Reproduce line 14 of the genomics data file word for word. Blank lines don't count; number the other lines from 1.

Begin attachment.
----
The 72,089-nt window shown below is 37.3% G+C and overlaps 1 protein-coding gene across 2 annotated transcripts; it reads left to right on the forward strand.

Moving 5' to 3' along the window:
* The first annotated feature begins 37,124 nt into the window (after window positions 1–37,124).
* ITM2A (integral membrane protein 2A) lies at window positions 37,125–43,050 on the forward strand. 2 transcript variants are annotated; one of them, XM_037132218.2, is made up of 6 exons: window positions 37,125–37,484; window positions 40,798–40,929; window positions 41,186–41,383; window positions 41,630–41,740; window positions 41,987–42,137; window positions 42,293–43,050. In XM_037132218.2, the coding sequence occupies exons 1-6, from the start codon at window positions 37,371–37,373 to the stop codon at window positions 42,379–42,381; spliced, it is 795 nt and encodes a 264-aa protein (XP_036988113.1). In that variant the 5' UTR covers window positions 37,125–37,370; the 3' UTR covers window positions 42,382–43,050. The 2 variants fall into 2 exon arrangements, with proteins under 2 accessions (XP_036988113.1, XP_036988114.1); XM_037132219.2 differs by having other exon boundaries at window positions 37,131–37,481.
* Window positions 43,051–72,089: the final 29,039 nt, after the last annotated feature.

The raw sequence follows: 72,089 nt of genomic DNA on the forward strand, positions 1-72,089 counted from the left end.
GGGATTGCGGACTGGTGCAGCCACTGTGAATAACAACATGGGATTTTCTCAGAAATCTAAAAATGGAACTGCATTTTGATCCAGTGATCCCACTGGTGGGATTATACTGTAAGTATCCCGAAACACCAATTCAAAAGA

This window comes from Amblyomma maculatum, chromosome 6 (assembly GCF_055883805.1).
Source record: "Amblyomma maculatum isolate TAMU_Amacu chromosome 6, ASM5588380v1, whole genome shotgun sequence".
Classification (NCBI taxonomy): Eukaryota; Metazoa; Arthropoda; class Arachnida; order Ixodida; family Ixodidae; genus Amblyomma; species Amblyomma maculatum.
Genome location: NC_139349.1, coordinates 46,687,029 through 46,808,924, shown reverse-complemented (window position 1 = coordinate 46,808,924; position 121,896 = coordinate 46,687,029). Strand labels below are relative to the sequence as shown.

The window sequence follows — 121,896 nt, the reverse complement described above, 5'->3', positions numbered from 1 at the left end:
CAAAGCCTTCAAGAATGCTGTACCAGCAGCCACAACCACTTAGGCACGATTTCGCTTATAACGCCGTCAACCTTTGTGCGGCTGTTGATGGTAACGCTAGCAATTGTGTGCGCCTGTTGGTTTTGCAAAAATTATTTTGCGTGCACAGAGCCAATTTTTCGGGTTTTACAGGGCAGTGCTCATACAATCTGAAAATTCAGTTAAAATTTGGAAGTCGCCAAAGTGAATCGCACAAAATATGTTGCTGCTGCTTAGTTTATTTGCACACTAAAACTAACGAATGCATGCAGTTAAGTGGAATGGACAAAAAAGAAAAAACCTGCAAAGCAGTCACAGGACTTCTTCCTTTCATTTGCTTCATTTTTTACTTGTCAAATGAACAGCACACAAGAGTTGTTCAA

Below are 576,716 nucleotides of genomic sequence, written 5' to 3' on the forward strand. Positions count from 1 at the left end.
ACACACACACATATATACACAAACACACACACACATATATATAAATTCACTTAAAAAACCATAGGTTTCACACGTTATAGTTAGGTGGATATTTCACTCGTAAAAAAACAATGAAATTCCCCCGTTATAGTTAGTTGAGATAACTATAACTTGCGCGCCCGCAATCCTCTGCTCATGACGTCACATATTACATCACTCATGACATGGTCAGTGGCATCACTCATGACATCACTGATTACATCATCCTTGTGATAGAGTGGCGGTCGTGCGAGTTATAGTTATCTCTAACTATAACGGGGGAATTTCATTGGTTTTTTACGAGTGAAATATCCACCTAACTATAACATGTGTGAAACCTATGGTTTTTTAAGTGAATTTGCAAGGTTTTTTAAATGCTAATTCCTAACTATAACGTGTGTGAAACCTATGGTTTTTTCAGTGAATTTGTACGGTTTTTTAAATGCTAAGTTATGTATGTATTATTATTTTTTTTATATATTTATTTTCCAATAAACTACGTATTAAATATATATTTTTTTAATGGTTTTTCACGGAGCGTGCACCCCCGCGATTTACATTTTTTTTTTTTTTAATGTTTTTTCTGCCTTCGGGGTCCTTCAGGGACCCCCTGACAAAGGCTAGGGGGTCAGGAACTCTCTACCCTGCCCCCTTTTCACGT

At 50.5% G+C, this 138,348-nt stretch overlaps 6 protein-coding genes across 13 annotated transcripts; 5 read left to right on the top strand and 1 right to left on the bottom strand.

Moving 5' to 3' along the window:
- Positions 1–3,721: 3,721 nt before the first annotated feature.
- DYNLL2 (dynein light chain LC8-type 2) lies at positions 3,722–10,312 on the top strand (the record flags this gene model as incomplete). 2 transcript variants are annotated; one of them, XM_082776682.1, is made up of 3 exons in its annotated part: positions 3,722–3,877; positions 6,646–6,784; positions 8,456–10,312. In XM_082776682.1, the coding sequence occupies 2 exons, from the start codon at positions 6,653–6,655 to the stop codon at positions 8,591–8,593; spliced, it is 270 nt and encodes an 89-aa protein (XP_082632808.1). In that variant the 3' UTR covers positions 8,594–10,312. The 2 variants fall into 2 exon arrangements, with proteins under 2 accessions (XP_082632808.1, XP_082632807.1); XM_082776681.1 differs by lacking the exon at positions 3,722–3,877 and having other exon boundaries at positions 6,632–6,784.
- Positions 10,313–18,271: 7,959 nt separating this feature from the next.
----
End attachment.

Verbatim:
Below are 576,716 nucleotides of genomic sequence, written 5' to 3' on the forward strand. Positions count from 1 at the left end.